Hillary Clinton's Iran Policy Is Like Improv Comedy

Gary Cameron / Reuters
Editor’s Note: This article previously appeared in a different format as part of The Atlantic’s Notes section, retired in 2021.

You may have heard that Clinton’s campaign is in the midst of reboot. As my colleague David noted this morning, her White House bid is now “universally seen as a listing campaign.” To remedy this, in the past 24 hours alone, Clinton has danced on Ellen and finally apologized for using a private email server during her tenure at the State Department.

On Wednesday morning, she delivered a lengthy speech in support of the Iran nuclear deal at the Brookings Institution. Like many of the deal’s public supporters, Clinton covered her bases by conceding that the agreement isn’t perfect.

“Diplomacy is not the pursuit of perfection,” she said, “it's the balancing of risk.” But an interesting thing happened when she reached the part about how to balance the risk:

It’s not enough to just say, ‘yes’ to this deal, of course it isn’t. We have to say: ‘Yes, and...’

‘Yes, and we will enforce it with vigor and vigilance. Yes, and we will embed it in a broader strategy to confront Iran’s bad behavior in the region.’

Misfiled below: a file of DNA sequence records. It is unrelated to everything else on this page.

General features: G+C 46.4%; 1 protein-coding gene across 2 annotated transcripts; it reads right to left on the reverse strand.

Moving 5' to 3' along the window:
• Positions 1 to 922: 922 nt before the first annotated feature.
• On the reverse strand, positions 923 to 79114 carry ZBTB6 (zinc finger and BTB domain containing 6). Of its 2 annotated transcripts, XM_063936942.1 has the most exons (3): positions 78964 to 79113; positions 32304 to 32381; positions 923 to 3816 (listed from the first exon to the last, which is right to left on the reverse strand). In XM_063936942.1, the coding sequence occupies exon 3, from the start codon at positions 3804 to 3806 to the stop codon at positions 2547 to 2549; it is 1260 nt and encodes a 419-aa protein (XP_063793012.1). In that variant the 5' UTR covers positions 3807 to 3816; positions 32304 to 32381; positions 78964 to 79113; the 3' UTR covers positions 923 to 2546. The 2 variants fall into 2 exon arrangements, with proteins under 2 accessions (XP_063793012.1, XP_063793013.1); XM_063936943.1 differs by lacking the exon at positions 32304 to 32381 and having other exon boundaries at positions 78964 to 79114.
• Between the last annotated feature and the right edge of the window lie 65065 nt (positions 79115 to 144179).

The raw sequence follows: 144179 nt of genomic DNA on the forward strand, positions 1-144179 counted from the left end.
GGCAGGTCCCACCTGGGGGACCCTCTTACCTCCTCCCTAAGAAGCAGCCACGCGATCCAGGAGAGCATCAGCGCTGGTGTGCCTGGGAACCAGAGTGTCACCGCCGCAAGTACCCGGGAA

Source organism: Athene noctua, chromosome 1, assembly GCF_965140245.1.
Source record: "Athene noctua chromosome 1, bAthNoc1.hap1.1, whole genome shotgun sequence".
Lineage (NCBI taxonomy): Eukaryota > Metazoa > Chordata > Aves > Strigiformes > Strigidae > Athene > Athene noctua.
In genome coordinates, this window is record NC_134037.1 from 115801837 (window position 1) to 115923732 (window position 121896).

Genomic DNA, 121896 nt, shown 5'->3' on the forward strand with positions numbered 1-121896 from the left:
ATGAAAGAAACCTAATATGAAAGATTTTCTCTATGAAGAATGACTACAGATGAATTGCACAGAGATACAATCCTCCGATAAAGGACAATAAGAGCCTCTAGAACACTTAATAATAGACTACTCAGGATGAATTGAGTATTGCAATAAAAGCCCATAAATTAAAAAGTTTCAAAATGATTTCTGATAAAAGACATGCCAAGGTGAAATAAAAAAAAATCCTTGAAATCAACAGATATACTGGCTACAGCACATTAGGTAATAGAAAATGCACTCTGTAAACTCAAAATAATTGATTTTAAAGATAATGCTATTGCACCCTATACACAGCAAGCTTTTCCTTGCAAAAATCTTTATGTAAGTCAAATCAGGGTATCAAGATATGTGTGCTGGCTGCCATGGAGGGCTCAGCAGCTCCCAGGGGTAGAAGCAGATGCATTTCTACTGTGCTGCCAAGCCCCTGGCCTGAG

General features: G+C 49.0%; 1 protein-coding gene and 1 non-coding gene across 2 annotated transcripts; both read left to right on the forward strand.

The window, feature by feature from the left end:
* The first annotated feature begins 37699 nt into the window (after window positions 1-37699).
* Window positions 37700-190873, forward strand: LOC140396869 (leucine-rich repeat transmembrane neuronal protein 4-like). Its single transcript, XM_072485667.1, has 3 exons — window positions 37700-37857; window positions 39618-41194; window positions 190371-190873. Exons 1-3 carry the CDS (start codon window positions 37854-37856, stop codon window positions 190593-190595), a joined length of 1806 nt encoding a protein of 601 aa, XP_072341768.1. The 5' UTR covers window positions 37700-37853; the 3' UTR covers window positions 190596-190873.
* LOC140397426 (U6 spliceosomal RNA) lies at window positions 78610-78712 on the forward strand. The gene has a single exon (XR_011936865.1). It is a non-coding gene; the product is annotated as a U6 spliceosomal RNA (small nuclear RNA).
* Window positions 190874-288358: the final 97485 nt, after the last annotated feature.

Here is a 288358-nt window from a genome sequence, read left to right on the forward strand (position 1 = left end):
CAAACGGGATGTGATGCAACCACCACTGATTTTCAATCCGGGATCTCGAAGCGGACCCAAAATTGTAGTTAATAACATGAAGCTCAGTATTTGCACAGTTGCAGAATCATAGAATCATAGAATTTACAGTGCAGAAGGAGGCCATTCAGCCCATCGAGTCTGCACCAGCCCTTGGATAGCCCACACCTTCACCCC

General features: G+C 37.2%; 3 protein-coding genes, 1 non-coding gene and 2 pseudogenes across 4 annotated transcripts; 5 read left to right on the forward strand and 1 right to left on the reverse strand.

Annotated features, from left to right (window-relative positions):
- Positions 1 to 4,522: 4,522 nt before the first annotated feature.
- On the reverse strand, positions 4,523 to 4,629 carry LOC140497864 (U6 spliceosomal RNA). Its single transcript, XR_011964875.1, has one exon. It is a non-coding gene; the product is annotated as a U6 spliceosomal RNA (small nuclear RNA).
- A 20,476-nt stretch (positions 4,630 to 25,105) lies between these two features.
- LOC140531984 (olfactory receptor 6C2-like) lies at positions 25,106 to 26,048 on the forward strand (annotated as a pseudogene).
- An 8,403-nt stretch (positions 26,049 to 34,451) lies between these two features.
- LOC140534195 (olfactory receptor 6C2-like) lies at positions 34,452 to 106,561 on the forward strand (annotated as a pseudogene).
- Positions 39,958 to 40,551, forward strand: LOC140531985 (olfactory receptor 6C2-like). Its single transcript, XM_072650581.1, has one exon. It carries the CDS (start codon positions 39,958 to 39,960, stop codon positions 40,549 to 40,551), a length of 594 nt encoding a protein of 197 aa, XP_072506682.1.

After Clinton finished, her Brookings host Martin Indyk suggested it be dubbed “The ‘Yes, and...’ Speech.”

If you search that term, especially on YouTube, you’ll likely see that “Yes, and...” is the first principle of improvisational comedy. In her autobiography Bossypants, Tina Fey trumpets the virtues of the rule:

If I start a scene with ‘I can’t believe it’s so hot in here,’ and you just say, ‘Yeah…’ we’re kind of at a standstill. But if I say, ‘I can’t believe it’s so hot in here,’ and you say, ‘What did you expect? We’re in hell.’ Or if I say, ‘I can’t believe it’s so hot in here,’ and you say, ‘Yes, this can’t be good for the wax figures.’ Or if I say, ‘I can’t believe it’s so hot in here,’ and you say, ‘I told you we shouldn’t have crawled into this dog’s mouth,’ now we’re getting somewhere.

How would it work in Iran diplomacy? In outlining her Iran policy on Wednesday, Clinton laid the groundwork for the most vicious-seeming improv sketch ever. “The starting point,” she noted, “is distrust.” Here are some other would-be scenes as they pertain to Iran:

  • Say yes to the deal and “not hesitate to take military action” if Iran pursues a nuclear bomb.
  • Say yes to the deal and “hold the line against Iranian noncompliance” by enacting snapback sanctions.
  • Say yes to the deal and strengthen Israel and bolster the Gulf states.
  • Say yes to the deal and build a “coalition to counter Iran’s proxies” like Hamas and Hezbollah.
  • Say yes to the deal and “raise the cost for Iranian action” in the region.

The alternative, of course, is to say “no.” Elsewhere in Washington, D.C. on Wednesday, Donald Trump and Ted Cruz were rallying against the deal at a gathering outside the U.S. Capitol with Sarah Palin.

For the naysayers, Clinton asked ahead of her speech on Wednesday, “What’s our better alternative?”